If you are about to buy or make a candle, there are many aspects to consider. One of the most important of these is certainly how long the candle will burn. Most people only consider the type of wick and the amount of wax, but fewer people consider that the type of wax also plays a very important role in the burning time.
Common sense dictates that the most important factor when it comes to burn time is the amount of wax the candle is made from. While this is true to some extent, the reality is much more complex.
There are types of wax that melt at low temperatures and some that burn best at high temperatures. The lower the temperature at which a wax burns, the faster it will burn and the shorter the burn time it will provide. So if you plan to use your candle for a long time, choose a wax with the highest possible burning temperature.
The size of the wick also influences the burn time. The thicker the wick, the more wax it can "suck up" and burn at once. This means that a thick wick will consume even long-burning wax types more quickly than if a wick of the right diameter had been chosen.
To a lesser extent than previously mentioned, the human factor also affects the lifespan of a candle, if not properly extinguished and used, the wax may run out sooner than the ingredients themselves would allow.
A good approximate idea of the burning temperature of each type of wax can be obtained by checking how soft they are at room temperature. A candle made from a coconut oil blend will be soft at room temperature, while a candle made from beeswax or a paraffin wax will be much harder.
The harder a wax is, the higher its melting point and (under the right conditions) the longer a candle made from this raw material will last. The melting points of the most common types of wax are listed below.
Beeswax: 144-149 ℉ (62-65 ℃)
Soy wax: 113-127 ℉ (45-53 ℃)
Paraffin: 99℉ (54 ℃)
Coconut blend wax (coconut wax mixed with soy wax): 124-127℉ (51- 53 ℃)
So if only the burn time is taken into account, beeswax is the best material. Of course, this has its drawbacks, as this raw material, although completely natural, is relatively expensive and difficult to work with. Although the high melting point is an advantage in terms of burn time, it can also be a disadvantage if we look at things from another angle. Candles made from it are less able to evenly distribute the added fragrances, and as the wax itself is not odorless, such candles will always have a slightly honey scent.
If you think about buying beeswax and look at the prices, you will find that beeswax can cost up to twice as much as soy wax for the same amount.
A 4oz beeswax candle (with the right wick) can burn for 25 hours, while a soy wax candle of the same size can burn for only 16. Given these figures, we cannot be 100% sure that this is the best choice financially.
If you consider not only burn time, but other factors as well, soy wax may be the best option. While it doesn't burn as long as a beeswax candle, it's also much cheaper and easier to work with. It absorbs colorants more easily and has a much more even scent throw.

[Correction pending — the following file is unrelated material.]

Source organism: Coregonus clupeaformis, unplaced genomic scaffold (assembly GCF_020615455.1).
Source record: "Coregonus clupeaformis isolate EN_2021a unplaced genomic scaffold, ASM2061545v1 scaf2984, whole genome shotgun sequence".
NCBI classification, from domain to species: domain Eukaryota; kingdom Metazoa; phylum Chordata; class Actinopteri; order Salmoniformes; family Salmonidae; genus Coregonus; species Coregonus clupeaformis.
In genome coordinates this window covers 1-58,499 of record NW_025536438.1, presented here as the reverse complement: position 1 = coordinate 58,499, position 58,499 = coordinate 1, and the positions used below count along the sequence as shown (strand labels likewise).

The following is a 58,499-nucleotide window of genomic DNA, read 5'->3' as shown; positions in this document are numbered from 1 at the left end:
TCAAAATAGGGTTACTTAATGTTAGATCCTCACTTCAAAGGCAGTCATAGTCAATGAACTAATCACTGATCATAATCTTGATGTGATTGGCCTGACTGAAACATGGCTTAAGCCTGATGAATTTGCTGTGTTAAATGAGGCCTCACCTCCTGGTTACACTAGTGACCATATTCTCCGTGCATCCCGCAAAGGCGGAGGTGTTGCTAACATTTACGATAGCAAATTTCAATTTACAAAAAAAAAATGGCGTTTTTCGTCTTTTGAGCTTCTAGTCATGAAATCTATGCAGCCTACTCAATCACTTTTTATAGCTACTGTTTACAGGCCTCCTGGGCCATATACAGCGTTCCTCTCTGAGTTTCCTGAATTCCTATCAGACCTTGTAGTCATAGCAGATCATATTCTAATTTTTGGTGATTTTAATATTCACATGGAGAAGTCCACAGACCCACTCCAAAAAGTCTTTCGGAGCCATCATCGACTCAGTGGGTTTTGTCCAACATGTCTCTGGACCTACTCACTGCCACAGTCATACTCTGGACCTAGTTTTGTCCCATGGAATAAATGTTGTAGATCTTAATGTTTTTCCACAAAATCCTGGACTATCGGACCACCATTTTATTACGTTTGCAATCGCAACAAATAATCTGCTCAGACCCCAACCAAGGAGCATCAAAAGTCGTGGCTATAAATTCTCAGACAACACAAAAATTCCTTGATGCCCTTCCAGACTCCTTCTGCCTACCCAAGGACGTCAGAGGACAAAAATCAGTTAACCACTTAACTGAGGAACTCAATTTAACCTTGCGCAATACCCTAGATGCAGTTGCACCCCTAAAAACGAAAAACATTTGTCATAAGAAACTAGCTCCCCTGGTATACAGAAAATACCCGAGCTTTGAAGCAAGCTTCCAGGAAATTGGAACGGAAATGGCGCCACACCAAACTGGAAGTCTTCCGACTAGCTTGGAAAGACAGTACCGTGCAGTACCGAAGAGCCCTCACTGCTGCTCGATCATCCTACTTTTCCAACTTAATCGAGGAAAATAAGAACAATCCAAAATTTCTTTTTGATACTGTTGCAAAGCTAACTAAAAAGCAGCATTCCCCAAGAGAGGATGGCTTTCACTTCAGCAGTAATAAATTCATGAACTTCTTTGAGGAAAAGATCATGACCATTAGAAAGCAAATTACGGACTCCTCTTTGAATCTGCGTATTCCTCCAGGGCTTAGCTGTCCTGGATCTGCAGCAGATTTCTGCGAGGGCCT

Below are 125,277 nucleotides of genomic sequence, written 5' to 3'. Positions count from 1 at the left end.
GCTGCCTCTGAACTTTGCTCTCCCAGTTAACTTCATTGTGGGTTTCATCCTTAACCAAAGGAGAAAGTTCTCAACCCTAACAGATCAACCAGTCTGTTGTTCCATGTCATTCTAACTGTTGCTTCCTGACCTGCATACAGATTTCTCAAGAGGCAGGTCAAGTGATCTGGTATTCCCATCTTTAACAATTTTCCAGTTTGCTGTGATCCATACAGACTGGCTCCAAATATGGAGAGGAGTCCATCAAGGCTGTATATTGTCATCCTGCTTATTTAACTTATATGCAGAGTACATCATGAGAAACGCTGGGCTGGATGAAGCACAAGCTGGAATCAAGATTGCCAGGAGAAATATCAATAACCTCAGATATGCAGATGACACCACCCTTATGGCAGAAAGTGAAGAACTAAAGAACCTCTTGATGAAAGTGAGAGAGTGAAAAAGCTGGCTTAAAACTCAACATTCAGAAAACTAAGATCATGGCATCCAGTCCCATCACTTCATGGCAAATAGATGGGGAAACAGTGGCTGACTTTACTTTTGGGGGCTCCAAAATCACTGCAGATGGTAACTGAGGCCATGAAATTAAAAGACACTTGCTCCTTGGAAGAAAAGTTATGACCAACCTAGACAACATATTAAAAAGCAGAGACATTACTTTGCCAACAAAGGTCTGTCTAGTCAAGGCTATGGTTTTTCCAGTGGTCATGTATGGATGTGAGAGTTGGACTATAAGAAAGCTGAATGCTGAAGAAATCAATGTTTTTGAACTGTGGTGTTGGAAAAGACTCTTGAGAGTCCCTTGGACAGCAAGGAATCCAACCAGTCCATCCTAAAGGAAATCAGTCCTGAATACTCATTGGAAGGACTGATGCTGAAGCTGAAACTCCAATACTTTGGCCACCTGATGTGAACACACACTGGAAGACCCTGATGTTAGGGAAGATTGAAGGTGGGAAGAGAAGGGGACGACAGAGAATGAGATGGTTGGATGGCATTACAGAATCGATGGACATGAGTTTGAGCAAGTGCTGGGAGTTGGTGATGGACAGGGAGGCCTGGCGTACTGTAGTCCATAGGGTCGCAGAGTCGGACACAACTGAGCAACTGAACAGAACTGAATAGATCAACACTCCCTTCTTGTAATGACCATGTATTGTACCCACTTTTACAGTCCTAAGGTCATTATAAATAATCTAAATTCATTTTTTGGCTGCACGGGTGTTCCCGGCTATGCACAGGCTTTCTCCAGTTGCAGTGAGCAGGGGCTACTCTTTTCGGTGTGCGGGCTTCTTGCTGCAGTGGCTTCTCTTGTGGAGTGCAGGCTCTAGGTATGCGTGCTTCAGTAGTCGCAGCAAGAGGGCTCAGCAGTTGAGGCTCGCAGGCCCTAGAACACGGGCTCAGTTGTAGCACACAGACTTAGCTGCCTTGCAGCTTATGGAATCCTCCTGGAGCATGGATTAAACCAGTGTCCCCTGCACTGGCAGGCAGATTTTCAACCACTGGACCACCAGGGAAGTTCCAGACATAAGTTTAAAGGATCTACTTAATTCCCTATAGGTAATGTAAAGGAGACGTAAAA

Another big advantage is that it is completely environmentally friendly and more ecologically sustainable than even beeswax. Importantly, this raw material is also quite popular among hobby candle makers, so it will be much easier to obtain and there will be much more information on the internet about its correct use.
Paraffin wax has a good burn time and is the most receptive to added fragrances, but because it is not natural and renewable, but a by-product of oil refining, few hobby candle makers choose this alternative.
Although this is the cheapest candle wax, it may not be worth using, as it can burn up to 20% faster than a candle made from the same weight of soy wax.
Alternative, less popular waxes such as palm wax, rapeseed wax and coconut wax all burn at much lower temperatures. Coconut oil, for example, is liquid at room temperature and must be mixed with other waxes to make a solid candle.
The factors that have the greatest influence on the burn time of a candle have already been examined. However, it should be remembered that the way in which the candle is used also affects its burn time.
If you cut the wick short after each use, it is less likely to overheat, so it will burn cleaner and use less wax.
The biggest waste of wax is caused by the tunneling phenomenon. In this case, the wax does not melt over the entire surface of the candle and so the wick burns all the way through without using it. To avoid this, it is important to wait for the entire surface of the wax to melt on the first use.
Allow the candle to cool completely between each use.
So, in conclusion we can say that while beeswax can provide the longest burn time, soy wax is the best all around choice in this matter, because this material is a lot easier to work with and it is a lot more versatile. Being careful about how you use your candle can make even short-burning candles enjoyable for a relatively long time, so it's important to be careful with each burn.